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It looks like the controversy involving the field conditions at Super Bowl LVII isn't quite over yet. The NFL hasn't had much to say about the slippery conditions at the game, but privately, the league has apparently been saying a lot. 

According to Pro Football Talk, owners have been asking the league why the playing surface was so slippery, and the NFL has responded by pinning the blame on players from the Chiefs and Eagles for not wearing the right cleats in the game.  

It's an interesting stance for the league to take, especially since both teams felt that the field conditions were horrible. As a matter of fact, the field was so bad that Eagles pass-rusher Haason Reddick called it the "worst" surface that he's ever played on. 

"I'm not going to lie, it was the worst field that I've ever played on," Reddick said after the game. "It was very disappointing. It's the NFL. You would think it would be better so we could get some better play, but it is what it is. I don't know, maybe the league will look at it and tell Arizona they got to step their stuff up."

In the video below, you can see multiple instances of players slipping on the field: 

The field conditions during the Chiefs' 38-35 win also got a big thumbs down from George Toma. The man known as "The Sodfather," who has worked all 57 Super Bowls as either a groundskeeper or consultant, pinned the blame on NFL field director Ed Mangan for overwatering the field and not sanding it enough. After seeing the final product, Toma noted that the field had a "rotten smell."

After slipping and sliding all over the field in the first half, several Eagles players actually changed their cleats at halftime, but that didn't seem to help much. If the new cleats were just as bad as the old cleats, that would seem to point to the field as being the primary reason for the slipping. 

Eagles defensive end Brandon Graham said the Chiefs' offensive line was "blessed" by the field conditions, as they held an Eagles defense that led the league in sacks without one in the Super Bowl. Following the report that the NFL was pinning blame on Eagles and Chiefs players, safety C.J. Gardner-Johnson -- formerly of the Eagles, now with the Lions -- also had a take.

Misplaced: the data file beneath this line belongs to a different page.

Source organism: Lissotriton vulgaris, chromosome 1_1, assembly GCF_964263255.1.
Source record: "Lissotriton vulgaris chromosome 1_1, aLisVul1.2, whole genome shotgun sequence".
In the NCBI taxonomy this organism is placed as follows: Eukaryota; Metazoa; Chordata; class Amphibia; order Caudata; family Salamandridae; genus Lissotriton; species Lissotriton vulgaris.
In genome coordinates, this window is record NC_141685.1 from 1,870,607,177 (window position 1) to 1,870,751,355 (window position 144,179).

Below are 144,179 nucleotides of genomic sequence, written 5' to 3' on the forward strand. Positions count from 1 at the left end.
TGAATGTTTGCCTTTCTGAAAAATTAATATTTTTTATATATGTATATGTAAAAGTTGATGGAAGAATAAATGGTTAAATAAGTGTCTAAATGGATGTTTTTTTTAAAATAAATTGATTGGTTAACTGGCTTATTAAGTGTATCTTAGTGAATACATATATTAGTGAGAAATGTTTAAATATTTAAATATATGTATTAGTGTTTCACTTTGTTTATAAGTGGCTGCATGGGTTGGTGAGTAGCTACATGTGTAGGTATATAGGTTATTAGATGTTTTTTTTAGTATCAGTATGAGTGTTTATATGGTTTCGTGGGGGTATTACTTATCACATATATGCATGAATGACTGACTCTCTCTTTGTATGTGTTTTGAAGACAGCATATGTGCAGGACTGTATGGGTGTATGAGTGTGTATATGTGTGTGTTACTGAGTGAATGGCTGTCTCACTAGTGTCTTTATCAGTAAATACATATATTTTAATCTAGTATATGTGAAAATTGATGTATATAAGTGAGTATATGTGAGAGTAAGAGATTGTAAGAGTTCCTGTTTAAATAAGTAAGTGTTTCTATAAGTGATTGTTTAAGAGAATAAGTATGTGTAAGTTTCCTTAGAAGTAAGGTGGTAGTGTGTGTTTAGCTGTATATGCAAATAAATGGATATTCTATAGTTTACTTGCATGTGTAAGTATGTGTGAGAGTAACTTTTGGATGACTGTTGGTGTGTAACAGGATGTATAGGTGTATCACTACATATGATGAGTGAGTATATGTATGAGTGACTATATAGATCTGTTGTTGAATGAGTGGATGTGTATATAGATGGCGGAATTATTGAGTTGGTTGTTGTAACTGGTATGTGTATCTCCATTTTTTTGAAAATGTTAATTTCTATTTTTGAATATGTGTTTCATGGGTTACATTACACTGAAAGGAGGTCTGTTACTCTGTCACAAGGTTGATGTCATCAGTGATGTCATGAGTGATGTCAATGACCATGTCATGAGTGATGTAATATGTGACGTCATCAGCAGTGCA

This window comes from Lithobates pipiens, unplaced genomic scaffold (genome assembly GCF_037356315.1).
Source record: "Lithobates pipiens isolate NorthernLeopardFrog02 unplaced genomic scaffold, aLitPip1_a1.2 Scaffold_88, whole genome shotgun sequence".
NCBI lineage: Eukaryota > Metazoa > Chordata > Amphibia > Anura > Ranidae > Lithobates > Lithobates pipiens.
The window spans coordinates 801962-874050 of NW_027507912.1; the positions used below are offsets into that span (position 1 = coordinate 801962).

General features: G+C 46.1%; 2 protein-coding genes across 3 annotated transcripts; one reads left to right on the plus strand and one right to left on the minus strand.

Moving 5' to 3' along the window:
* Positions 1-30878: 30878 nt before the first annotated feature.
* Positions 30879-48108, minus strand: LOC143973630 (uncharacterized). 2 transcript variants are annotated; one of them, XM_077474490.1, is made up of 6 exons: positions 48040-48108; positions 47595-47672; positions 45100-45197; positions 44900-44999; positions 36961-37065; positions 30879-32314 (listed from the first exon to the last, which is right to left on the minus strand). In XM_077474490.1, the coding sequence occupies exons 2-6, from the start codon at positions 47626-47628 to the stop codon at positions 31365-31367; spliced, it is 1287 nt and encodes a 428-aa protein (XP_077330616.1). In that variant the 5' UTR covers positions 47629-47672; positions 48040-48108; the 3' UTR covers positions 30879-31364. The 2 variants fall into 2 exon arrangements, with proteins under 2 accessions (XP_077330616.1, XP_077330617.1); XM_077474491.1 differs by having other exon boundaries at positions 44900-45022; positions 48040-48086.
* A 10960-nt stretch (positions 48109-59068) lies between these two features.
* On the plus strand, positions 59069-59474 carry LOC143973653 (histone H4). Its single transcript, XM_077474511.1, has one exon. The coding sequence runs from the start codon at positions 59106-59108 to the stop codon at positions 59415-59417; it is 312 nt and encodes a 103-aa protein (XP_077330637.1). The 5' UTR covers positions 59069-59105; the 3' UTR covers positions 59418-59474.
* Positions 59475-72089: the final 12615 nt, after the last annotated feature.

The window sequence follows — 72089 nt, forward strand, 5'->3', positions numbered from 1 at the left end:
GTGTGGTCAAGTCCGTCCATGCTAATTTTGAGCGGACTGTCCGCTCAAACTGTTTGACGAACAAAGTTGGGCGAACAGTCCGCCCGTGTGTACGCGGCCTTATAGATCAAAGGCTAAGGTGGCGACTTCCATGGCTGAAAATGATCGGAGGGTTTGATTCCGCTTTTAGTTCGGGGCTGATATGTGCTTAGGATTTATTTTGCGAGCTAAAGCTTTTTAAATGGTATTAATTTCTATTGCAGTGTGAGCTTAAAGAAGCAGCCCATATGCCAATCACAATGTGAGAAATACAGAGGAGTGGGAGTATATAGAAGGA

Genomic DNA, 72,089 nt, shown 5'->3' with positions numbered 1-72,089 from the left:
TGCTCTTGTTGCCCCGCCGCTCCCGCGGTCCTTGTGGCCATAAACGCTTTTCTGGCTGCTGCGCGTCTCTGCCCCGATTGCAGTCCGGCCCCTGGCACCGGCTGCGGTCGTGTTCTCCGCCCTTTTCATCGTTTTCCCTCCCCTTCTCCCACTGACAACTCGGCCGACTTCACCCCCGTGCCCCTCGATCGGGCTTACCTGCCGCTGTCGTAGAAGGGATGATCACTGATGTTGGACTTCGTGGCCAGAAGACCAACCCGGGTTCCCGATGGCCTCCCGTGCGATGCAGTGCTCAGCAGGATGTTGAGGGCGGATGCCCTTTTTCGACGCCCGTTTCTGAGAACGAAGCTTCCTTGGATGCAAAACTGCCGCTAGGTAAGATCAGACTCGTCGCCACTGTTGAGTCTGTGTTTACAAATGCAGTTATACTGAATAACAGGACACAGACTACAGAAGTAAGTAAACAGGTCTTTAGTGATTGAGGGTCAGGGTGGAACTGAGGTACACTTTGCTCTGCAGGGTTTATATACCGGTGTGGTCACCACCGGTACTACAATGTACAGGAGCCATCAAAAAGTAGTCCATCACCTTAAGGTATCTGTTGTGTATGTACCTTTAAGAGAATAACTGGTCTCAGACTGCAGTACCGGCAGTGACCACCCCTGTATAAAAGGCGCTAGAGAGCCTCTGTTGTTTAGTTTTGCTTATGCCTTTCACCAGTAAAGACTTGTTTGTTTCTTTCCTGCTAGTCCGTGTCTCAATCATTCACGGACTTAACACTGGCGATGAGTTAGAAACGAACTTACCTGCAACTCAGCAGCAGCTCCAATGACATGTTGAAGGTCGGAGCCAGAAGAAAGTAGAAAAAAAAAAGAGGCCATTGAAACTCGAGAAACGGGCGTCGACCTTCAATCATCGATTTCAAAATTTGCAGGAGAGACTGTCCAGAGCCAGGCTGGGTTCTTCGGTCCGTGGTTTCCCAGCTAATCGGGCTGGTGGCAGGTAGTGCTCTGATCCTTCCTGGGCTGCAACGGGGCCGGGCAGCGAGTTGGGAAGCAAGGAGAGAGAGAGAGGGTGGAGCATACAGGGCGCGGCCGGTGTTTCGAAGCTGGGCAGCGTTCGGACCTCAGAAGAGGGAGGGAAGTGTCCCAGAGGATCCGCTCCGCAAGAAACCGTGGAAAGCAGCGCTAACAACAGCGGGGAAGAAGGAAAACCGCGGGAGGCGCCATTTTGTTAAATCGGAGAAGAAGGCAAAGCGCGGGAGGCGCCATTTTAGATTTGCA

"Man pre-game I went through 3 different cleats!!" Gardner-Johnson tweeted. "Even the studs wasn't working explain that please. Run that bowl back on legit grass, the Dline SMASH that Oline I'm sorry."

The Eagles and Chiefs both played in Arizona during the regular season, so they would have had an idea of what the turf was going to be like. The NFL did install a brand new playing surface for the game, but the turf was similar to what was there before. Also, the turf the NFL used for the Super Bowl is the same exact turf Philadelphia uses at its home stadium, so you would think the Eagles would be well aware of what cleats the team was supposed to wear on that particular playing surface. 

That being said, one person taking the NFL's side is Danny Amendola. During an interview in February, the former Patriots receiver said that if any player was slipping at the Super Bowl, it likely had to do with their cleats. 

"On that surface, you've got to switch the tires out and put the seven studs in," Amendola said on Chris Long's podcast. "I feel like you get a lot better traction. You don't feel like you can play as fast in them, but at the same time, you're chopping it up, you're gripping the turf. ... Anybody that slipped [in Super Bowl LVII], look at the cleats they were wearing. They were probably wearing the wrong tires."

On the other hand, Amendola did acknowledge the field in Arizona isn't always in great shape. 

"When you play a night game in A-Z, for some reason the grass always gets a little dewy at night, and it's so slick," Amendola said. "I've worn seven studs on that field numerous times."

In the end, it could be possible that both sides are right: It seems plausible that several players had on the wrong cleats, but it also seems pretty clear that the field wasn't in the shape it should have been for a Super Bowl.